Tackle the problem of foreign fish in waterways

I'm flabbergasted that national water agency PUB has missed the wood for the trees in the recent incident where two boys were caught fishing (Youths fishing at Merlion Park: PUB says boys have been identified and will be counselled, Sept 8; and PUB not taking further action against 2 youths seen fishing illegally at Merlion Park, Sept 9).

The fish the boys caught appears to be a large cichla, which is also known as thepeacock bass. It is a predatory freshwater fish native to the Amazon and Orinoco basins in South America. If the species becomes established in Marina Bay, it can become invasive and damage our ecosystem, feeding on smaller native fish aggressively.

While many of the debates around the incident were about the legality of what the boys did, I have another point of view.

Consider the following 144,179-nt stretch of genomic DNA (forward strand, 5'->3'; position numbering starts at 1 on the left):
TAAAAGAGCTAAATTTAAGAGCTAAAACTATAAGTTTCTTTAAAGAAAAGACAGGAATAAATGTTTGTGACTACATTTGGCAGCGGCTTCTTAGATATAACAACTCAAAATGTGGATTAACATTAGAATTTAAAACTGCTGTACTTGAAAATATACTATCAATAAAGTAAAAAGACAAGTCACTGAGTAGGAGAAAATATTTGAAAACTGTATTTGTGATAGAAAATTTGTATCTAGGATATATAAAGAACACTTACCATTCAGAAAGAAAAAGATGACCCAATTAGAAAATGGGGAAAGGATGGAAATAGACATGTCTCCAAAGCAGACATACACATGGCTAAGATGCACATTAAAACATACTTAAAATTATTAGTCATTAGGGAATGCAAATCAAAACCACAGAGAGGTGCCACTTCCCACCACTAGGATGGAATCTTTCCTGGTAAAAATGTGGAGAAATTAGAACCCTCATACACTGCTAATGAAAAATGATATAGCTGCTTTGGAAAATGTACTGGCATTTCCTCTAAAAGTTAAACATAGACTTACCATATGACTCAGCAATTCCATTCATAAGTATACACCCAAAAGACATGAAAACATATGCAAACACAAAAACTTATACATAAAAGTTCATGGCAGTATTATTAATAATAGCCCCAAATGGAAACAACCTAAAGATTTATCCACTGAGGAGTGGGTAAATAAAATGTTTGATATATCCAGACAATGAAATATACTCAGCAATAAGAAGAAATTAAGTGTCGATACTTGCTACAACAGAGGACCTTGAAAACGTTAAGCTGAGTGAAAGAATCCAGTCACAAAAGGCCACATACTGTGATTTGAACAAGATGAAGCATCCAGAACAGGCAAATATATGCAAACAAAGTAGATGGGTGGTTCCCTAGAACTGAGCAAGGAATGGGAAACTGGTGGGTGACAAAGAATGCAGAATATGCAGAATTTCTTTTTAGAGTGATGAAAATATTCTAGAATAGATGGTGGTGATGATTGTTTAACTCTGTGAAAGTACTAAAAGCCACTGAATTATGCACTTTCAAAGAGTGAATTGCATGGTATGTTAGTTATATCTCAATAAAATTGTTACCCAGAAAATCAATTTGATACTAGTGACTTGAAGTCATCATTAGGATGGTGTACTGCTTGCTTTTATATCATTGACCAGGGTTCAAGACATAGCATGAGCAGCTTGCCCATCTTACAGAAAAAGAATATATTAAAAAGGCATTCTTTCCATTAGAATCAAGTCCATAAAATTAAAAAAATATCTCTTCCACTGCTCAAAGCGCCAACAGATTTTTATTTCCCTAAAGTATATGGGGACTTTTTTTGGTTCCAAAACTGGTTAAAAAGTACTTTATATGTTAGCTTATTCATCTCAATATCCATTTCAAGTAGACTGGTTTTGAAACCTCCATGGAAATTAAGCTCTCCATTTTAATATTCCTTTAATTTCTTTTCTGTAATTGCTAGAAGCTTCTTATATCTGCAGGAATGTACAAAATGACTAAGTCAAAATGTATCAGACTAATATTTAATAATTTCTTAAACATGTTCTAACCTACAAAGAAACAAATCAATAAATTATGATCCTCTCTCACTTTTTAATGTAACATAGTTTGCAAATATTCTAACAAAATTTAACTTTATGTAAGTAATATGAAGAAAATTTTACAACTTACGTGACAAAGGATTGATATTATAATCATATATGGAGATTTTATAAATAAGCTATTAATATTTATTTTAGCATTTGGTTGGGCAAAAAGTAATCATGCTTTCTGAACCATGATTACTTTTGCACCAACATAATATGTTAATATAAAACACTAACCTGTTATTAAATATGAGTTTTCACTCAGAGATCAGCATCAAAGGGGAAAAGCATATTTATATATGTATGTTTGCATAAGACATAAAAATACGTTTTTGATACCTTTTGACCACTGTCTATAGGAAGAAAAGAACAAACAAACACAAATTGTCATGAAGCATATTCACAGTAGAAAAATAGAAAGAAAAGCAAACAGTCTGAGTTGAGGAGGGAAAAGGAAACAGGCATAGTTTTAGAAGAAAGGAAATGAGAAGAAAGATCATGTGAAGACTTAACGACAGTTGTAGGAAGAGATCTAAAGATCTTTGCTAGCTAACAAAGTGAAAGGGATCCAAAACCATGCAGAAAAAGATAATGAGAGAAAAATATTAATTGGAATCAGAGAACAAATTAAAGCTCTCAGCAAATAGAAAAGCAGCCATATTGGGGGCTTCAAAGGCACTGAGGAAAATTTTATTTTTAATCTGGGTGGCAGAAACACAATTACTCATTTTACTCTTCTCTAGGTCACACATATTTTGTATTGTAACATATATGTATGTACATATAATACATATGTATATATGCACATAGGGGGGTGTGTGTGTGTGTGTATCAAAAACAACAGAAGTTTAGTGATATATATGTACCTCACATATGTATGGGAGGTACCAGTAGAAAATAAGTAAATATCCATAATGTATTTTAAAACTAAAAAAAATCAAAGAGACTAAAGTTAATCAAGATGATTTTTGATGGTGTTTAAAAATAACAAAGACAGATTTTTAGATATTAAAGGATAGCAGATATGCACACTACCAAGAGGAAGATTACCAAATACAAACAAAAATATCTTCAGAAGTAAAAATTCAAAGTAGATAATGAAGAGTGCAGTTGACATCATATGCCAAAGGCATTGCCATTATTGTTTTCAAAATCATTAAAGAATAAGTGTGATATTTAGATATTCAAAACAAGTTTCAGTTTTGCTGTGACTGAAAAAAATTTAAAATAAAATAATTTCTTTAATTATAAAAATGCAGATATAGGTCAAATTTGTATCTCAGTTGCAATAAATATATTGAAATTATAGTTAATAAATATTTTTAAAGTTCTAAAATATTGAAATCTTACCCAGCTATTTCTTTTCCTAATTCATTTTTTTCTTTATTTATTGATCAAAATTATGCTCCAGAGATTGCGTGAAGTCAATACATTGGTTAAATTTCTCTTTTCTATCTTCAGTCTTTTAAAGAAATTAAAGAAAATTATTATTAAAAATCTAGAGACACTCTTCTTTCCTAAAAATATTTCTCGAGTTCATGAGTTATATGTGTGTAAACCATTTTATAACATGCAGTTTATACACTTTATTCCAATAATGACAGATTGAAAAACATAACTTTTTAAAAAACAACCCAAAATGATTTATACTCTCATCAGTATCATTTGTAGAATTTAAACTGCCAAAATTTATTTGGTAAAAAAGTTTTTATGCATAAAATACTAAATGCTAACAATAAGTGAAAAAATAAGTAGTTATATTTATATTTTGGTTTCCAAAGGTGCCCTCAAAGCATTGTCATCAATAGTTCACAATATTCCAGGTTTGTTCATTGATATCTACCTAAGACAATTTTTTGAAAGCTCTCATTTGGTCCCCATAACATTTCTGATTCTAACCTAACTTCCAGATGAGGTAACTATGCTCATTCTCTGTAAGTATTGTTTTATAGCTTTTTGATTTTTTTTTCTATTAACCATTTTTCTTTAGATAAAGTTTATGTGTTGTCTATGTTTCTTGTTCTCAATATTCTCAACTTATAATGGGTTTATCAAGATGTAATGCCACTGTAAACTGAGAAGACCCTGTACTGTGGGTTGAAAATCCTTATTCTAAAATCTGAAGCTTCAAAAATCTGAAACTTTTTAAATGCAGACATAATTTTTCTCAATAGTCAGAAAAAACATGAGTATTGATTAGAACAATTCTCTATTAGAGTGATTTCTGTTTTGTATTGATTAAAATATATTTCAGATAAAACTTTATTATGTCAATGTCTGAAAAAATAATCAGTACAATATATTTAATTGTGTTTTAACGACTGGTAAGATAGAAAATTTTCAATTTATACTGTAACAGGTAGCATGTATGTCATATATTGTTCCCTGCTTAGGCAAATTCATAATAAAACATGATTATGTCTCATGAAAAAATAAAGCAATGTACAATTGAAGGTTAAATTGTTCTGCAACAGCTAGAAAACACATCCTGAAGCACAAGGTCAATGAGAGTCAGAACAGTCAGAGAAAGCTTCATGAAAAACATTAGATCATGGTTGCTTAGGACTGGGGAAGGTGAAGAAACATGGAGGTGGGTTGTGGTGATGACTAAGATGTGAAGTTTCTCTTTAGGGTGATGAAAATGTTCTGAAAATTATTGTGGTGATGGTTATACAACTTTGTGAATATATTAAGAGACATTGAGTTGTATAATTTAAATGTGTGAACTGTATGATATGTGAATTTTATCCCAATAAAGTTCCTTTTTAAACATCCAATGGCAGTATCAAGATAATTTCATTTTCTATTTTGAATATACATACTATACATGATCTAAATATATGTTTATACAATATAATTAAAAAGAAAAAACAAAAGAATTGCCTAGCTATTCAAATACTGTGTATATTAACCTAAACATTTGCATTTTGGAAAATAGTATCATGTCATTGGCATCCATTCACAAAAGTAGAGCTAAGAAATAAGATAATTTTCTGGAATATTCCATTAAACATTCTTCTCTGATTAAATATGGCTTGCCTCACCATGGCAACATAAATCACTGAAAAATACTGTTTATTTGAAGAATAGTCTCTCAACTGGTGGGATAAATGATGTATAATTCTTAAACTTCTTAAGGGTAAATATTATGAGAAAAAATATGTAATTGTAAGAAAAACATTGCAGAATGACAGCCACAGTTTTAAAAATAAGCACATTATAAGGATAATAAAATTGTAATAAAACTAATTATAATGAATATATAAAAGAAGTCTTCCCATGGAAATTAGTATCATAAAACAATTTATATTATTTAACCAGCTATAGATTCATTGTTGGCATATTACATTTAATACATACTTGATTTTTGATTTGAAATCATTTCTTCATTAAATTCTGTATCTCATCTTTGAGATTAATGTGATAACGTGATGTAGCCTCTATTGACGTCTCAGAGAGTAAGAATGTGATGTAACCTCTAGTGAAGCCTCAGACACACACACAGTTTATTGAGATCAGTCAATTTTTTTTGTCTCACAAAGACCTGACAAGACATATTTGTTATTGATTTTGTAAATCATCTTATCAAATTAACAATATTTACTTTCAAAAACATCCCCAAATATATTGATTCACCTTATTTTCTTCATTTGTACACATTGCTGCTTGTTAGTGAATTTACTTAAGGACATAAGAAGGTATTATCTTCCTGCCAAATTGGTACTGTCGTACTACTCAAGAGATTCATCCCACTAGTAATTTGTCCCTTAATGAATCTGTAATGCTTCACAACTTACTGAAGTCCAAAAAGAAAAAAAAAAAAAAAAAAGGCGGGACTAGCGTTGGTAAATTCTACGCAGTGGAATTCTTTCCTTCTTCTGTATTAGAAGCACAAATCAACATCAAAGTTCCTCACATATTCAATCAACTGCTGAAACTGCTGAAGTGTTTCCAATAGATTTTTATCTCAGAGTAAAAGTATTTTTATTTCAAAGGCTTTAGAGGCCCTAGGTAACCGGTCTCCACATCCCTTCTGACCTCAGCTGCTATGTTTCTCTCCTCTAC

I think the two schoolboys should be thanked for alerting the public that a foreign predatory fish species exists in our waterways.

The PUB should ask how the fish landed there. Will the species affect our delicate ecosystem? What other foreign predatory fish that may have been abandoned by hobbyists live in our waters? Are there cichlas in other reservoirs or The Botanic Gardens?

If we are not careful, local freshwater fish like the tilapia, barb, guppy and catfish will soon join the list of endangered animals.

Michael Lum

A version of this article appeared in the print edition of The Straits Times on September 14, 2018, with the headline 'Tackle the problem of foreign fish in waterways'. Print Edition | Subscribe